Smokin’ Camels in the Nevada Desert
Have you ever noticed that the beautiful state of Nevada has an abundant collection of oddities? Maybe that’s why we keep going back – there is always something fun, unusual, and quirky to write about in the wide-open Silver State. This story is no exception.
Off to the International Camel and Ostrich Races
In a previous article, we wrote about the recently re-opened Carson City to Virginia City line on the V&T Railroad. Riding in a vintage coach-car following the historic Steam Engine #18 is a Wild-West adventure and a big-fun way to get to the site of the annual International Camel and Ostrich Races.
The scenic 14-mile ride through wild mustang and mining country is a great segue into a day of amusement at the races in the old western town of Virginia City.
At the end of the V&T line just outside of Virginia City, you can walk the short distance to town, or take the waiting shuttle trolley. You can also hire an honest-to-goodness full-sized horse drawn stagecoach. It’s a bumpy ride that will take you directly to town and the Silverland Arena fairgrounds, the site of the races.
Running a little late
The Race Boss had already begun his pre-race instructions to the jockeys before we arrived. His tone, mannerisms, and cautions left no doubt that this was serious business.
All jockeys and members of the press were required to sign waivers of liability before we were allowed to mingle with the livestock and get close to the action for photographs.
Waivers signed, the anxious jockeys headed for the waiting camels at the starting gate.
Photographers scrambled to find the best locations for taking pictures. If it were a football field, one of us was at the 50-yard line, the other at a goal post.
Let the excitement begin
It was a beautiful sunny day in Virginia City, and the bustling crowd was ready for action. Before long the national anthem signaled the races were about to start.
Not many lulls in the action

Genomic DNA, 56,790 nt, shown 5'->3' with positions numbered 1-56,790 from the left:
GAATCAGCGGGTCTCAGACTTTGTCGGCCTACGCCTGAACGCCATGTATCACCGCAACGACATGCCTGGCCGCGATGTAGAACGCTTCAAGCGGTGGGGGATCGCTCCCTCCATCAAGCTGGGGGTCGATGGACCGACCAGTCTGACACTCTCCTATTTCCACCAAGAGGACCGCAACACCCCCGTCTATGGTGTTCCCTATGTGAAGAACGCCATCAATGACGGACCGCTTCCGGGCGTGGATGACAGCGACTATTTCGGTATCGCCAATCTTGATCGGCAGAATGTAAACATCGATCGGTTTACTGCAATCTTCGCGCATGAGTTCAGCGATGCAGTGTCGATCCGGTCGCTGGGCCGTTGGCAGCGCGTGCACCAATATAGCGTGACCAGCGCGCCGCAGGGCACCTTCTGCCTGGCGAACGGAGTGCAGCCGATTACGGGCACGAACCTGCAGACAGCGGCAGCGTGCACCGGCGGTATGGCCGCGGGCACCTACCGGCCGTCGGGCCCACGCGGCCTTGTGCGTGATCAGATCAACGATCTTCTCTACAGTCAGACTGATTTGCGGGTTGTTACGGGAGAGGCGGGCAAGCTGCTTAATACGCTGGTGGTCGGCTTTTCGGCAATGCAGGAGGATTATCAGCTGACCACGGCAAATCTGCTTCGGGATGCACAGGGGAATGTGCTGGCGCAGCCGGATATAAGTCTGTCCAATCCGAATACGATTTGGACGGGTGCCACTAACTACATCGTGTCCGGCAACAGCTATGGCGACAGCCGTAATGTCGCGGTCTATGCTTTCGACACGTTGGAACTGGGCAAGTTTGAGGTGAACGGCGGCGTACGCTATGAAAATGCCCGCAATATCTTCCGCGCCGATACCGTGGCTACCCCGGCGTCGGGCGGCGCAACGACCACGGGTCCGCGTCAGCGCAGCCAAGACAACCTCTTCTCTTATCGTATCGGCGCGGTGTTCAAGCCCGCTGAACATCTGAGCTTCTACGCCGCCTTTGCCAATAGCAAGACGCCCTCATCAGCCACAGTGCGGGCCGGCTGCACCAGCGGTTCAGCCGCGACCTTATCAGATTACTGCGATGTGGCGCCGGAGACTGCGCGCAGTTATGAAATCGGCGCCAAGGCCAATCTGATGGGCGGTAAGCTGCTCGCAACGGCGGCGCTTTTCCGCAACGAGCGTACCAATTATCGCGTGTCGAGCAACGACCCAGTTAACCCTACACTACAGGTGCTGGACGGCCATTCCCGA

Once the races began, things moved swiftly. The entire event was extremely well planned and executed.
The contest started with a few exciting camel heats followed by speedy ostrich races and thrilling zebra races. The crowd cheered wildly with every new “They are off.”
Each race took between 30 and 45 seconds depending on the cooperation of the steeds. There were two fast straight-aways and one hairpin turn on the course.
Good sports all
Each of the courageous jockeys gave his or her personal all, and the crowd hushed more than once as an unfortunate rider bit the dust in true rodeo fashion. It’s a long way down from the top of a camel. This is not a sport for the faint of heart.
The entire racing event lasted a little over 2.5 hours. At the conclusion, the assembled fans gave one last hoopla shout of appreciation, and then made their way up the hill and into town. It is just a short walk from the fairgrounds to the shops, restaurants, and many saloons along “C” Street.
Shopping the wooden sidewalks of Virginia City
At the end of the day, everyone agreed this was first-rate family entertainment – done Wild-West style. It’s a nice change of pace to the more traditional ways to spend a holiday.
We would rate the Virginia City International Camel and Ostrich Races right up there with the annual Cave Lake International Bathtub Races – good clean fun for all to enjoy.
If you go
The Camel Races are an annual event. Check with Virginia City Tourism at http://virginiacity-nv.org for details.
For information and days of operation of the V&T RR from the Carson City depot to Virginia City, look at their website at http://virginiatruckee.com or call 775.847.0380
For information about Nevada vacations in general, check with their helpful Commission of Tourism at http://travelnevada.com
You might also be interested reading the writers’ other articles about Nevada. Click on the title to read the article.
© Travels with Wayne and Judy Bayliff
Photos © Wayne and Judy Bayliff
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